And that's his hundred. Bat raised to the crowd, he removes his cap in acknowledgement of their applause.
Dream on! My highest ever score was 16 not out. I put that down to batting at number 11, or possibly number 10 on good day, and always running out of partners. It certainly couldn't be down to any lack of innate batting ability on my part.
Anyway, I have reached a century. My hundredth post. So to mark the occasion here's a suitably named bygone boozer, the Century Tavern. Whilst virtually all the other bygones I've featured have at least had me pass by if not enter, this one, like the Black Diamond and the Cyclists Arms, I've never been within a few miles of but felt that I just had to feature it to mark this momentous moment.
Built in 1927 on Forty Lane in Wembley Park for brewers Watney, Combe & Reid, and named after the neighbouring Century Sports Ground, the Century Hotel, as it was initially known, opened its doors in time to make it into the following year's telephone directory - WEMbley 2638. (Who else recalls those place name exchanges? WHItehall 1212 anyone?)
Sitting almost opposite Brook Avenue, like may hostelries of the time it rushed to advertise its presence with the publication of some postcards. This first one is a view looking east along Forty Lane (later renamed Forty Avenue) towards the bridge carrying the Metropolitan Line to and from Wembley Park Station.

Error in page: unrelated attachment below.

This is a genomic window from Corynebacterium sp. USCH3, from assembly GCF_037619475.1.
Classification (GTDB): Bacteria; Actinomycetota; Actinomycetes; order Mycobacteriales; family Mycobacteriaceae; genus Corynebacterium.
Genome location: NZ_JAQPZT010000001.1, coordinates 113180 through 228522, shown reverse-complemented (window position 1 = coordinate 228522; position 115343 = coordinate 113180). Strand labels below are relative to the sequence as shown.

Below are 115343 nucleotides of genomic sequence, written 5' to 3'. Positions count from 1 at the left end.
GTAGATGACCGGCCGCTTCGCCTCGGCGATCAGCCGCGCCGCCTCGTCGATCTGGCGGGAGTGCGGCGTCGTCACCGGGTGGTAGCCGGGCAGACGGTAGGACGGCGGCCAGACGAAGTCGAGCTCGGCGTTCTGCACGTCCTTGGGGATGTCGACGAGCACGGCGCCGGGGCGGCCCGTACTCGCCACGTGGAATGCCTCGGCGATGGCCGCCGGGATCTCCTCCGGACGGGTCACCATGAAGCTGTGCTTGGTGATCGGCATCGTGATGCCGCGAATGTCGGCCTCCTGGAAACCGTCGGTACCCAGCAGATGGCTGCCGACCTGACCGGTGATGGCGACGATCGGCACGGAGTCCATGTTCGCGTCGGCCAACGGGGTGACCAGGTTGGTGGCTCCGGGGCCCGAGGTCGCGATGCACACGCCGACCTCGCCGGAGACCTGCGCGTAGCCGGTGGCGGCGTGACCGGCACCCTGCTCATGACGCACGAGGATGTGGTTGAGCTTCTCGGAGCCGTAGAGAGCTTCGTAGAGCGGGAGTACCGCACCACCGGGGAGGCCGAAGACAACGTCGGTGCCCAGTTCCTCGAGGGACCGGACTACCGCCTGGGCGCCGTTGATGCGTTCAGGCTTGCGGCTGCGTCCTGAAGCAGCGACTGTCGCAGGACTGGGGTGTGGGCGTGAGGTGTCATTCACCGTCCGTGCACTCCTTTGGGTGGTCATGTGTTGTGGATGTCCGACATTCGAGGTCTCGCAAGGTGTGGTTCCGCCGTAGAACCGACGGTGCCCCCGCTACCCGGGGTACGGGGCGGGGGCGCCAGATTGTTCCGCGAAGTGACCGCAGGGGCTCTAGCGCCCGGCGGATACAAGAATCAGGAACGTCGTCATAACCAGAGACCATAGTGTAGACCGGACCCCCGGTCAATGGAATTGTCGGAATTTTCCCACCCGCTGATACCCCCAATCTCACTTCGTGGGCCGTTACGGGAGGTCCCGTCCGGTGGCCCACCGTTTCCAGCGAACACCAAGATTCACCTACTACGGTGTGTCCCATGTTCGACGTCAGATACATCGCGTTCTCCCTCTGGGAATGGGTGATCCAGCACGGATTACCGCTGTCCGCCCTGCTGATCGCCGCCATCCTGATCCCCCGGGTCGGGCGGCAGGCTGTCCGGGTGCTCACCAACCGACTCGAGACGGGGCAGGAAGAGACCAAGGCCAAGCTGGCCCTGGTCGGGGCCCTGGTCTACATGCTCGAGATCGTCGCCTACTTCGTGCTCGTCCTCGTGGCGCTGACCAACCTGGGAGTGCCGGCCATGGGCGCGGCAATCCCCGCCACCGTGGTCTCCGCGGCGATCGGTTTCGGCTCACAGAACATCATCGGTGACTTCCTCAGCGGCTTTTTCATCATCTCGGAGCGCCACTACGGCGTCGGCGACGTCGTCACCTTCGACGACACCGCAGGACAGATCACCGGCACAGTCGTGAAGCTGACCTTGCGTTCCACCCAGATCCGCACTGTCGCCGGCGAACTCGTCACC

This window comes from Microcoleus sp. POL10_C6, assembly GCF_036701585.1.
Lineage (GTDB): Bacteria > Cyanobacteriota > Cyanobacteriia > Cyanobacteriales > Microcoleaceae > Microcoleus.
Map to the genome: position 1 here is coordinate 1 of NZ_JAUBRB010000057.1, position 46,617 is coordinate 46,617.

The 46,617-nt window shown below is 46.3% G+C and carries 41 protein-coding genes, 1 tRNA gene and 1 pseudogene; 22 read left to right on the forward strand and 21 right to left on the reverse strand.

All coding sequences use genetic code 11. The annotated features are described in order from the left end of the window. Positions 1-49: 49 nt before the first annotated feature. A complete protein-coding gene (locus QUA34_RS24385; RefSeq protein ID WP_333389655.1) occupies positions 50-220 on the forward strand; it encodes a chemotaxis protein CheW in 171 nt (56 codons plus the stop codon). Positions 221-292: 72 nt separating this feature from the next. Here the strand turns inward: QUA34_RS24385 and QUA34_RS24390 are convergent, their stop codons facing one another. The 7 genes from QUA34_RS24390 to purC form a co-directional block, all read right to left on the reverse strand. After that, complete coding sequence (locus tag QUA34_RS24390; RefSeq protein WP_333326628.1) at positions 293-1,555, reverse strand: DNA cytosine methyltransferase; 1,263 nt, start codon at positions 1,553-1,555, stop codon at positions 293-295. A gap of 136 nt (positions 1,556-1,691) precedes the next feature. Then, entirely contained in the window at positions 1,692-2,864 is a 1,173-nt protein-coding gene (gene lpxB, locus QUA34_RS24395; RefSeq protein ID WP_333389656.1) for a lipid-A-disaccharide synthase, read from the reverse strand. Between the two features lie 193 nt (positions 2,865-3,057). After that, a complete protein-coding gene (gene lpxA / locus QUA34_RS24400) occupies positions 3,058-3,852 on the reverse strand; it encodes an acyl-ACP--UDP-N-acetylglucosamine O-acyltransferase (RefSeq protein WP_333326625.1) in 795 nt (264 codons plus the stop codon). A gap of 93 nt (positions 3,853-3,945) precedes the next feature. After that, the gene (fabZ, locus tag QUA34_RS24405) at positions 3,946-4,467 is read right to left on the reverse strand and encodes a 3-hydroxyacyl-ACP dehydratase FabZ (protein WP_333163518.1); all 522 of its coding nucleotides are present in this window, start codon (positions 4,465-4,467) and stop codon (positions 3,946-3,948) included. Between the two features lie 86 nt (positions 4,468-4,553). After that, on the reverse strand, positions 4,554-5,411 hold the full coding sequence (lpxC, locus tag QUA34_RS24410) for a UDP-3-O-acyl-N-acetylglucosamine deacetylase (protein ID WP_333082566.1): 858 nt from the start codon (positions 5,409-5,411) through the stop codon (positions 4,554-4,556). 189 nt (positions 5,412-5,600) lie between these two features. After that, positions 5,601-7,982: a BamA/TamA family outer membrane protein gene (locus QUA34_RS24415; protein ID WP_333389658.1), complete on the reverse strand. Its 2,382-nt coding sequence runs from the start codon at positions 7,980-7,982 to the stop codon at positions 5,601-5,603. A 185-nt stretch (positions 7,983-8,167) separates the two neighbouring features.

Taking in the view from the same point today it's possible to see that at least the bridge is still standing.
The second appears to have been taken after a few too many Watney's Pales or Reid's Specials but it's the best usable one that I've found showing the front elevation.
The smoking lounge was lavishly furnished with, err, wood panels. I suppose curtains and soft, cushioned upholstery would just absorb far too much exhaled tar. Too much comfort might also have attracted the ladies, of course. It looks like there's an early pinball machine to keep the punters entertained and note too the adverts for brews from each of the three original breweries.
I really like the postcard of the interior, but I do wonder why they bothered with one of the rear.
The brewing aspects of the Watney business passed into the hands of Scottish and Newcastle (in 1991?) which might help explain why it was a favourite haunt for Scottish fans when their team were playing the Auld Enemy just up the road. S&N closed the place in 2000 and it was demolished to make way for the flats seen further up the page a year later.
Cup finals. Internationals. Many hundreds of folk will have memories of the place. Some will no doubt have happier ones than others.
That's the hundred achieved. I recall some advice which came from that other great Norfolk batsman, John Edrich. “When you get to a hundred, take a new guard and start again.” He said that he'd been given that same advice as a youngster by Ken Barrington. He also said that he followed it when he reached his first hundred – and was out three balls later. Hopefully I can last a bit longer having reached my first century.
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